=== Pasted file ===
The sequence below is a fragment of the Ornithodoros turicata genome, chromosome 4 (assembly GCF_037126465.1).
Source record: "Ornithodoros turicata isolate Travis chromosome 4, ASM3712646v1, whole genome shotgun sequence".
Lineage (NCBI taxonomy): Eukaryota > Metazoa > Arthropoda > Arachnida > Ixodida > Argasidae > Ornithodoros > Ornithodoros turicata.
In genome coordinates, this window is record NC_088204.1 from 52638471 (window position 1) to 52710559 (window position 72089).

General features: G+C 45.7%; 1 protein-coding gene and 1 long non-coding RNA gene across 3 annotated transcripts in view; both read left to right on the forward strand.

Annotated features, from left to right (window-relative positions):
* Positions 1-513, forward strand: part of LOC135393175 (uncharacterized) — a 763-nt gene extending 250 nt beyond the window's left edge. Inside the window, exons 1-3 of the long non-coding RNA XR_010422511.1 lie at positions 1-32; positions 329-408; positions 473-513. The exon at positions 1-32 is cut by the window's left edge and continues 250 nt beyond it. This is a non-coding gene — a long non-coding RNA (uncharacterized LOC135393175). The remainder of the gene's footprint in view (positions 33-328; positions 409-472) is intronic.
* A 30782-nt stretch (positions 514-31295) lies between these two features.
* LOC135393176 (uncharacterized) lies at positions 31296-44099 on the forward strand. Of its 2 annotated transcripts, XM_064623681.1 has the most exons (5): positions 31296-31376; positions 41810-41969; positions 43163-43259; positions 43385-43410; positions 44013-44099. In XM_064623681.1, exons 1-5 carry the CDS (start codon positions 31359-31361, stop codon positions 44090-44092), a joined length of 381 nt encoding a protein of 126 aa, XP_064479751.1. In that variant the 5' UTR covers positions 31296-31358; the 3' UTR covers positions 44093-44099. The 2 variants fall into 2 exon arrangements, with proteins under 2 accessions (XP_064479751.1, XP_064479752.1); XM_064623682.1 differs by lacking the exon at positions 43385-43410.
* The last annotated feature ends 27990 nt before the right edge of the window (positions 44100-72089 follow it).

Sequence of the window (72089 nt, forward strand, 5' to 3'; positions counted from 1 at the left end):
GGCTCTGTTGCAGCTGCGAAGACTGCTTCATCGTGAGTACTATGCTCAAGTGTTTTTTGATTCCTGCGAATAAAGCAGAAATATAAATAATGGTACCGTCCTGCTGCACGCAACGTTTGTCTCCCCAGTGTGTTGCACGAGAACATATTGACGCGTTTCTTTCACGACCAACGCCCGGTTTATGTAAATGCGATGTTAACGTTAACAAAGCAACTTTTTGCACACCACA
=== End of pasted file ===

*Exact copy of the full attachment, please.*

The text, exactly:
The sequence below is a fragment of the Ornithodoros turicata genome, chromosome 4 (assembly GCF_037126465.1).
Source record: "Ornithodoros turicata isolate Travis chromosome 4, ASM3712646v1, whole genome shotgun sequence".
Lineage (NCBI taxonomy): Eukaryota > Metazoa > Arthropoda > Arachnida > Ixodida > Argasidae > Ornithodoros > Ornithodoros turicata.
In genome coordinates, this window is record NC_088204.1 from 52638471 (window position 1) to 52710559 (window position 72089).

General features: G+C 45.7%; 1 protein-coding gene and 1 long non-coding RNA gene across 3 annotated transcripts in view; both read left to right on the forward strand.

Annotated features, from left to right (window-relative positions):
* Positions 1-513, forward strand: part of LOC135393175 (uncharacterized) — a 763-nt gene extending 250 nt beyond the window's left edge. Inside the window, exons 1-3 of the long non-coding RNA XR_010422511.1 lie at positions 1-32; positions 329-408; positions 473-513. The exon at positions 1-32 is cut by the window's left edge and continues 250 nt beyond it. This is a non-coding gene — a long non-coding RNA (uncharacterized LOC135393175). The remainder of the gene's footprint in view (positions 33-328; positions 409-472) is intronic.
* A 30782-nt stretch (positions 514-31295) lies between these two features.
* LOC135393176 (uncharacterized) lies at positions 31296-44099 on the forward strand. Of its 2 annotated transcripts, XM_064623681.1 has the most exons (5): positions 31296-31376; positions 41810-41969; positions 43163-43259; positions 43385-43410; positions 44013-44099. In XM_064623681.1, exons 1-5 carry the CDS (start codon positions 31359-31361, stop codon positions 44090-44092), a joined length of 381 nt encoding a protein of 126 aa, XP_064479751.1. In that variant the 5' UTR covers positions 31296-31358; the 3' UTR covers positions 44093-44099. The 2 variants fall into 2 exon arrangements, with proteins under 2 accessions (XP_064479751.1, XP_064479752.1); XM_064623682.1 differs by lacking the exon at positions 43385-43410.
* The last annotated feature ends 27990 nt before the right edge of the window (positions 44100-72089 follow it).

Sequence of the window (72089 nt, forward strand, 5' to 3'; positions counted from 1 at the left end):
GGCTCTGTTGCAGCTGCGAAGACTGCTTCATCGTGAGTACTATGCTCAAGTGTTTTTTGATTCCTGCGAATAAAGCAGAAATATAAATAATGGTACCGTCCTGCTGCACGCAACGTTTGTCTCCCCAGTGTGTTGCACGAGAACATATTGACGCGTTTCTTTCACGACCAACGCCCGGTTTATGTAAATGCGATGTTAACGTTAACAAAGCAACTTTTTGCACACCACA